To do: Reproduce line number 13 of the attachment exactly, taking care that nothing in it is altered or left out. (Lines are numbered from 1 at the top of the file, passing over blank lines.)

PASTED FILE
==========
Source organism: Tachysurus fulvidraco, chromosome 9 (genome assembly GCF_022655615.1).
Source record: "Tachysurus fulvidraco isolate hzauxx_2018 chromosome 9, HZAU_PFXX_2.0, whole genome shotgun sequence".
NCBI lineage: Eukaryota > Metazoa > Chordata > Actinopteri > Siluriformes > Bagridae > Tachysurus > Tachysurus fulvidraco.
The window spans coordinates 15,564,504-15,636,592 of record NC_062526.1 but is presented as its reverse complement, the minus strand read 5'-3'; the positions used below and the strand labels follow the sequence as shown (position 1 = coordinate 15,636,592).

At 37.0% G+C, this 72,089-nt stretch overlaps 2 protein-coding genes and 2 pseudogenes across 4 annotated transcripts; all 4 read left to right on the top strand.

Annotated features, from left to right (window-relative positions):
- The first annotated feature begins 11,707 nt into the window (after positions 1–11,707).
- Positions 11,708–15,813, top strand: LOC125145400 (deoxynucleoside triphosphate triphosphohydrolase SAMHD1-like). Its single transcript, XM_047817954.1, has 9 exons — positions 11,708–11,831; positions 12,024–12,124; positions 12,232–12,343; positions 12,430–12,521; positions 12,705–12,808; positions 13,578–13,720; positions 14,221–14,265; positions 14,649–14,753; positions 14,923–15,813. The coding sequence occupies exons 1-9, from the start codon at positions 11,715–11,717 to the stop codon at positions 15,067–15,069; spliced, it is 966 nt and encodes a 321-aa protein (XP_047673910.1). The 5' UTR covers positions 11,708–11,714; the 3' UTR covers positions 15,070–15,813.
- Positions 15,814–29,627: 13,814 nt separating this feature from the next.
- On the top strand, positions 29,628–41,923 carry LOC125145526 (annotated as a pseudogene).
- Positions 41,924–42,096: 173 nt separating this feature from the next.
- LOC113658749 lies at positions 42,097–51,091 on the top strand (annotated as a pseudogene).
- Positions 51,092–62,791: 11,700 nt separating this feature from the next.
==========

- Positions 51,092–62,791: 11,700 nt separating this feature from the next.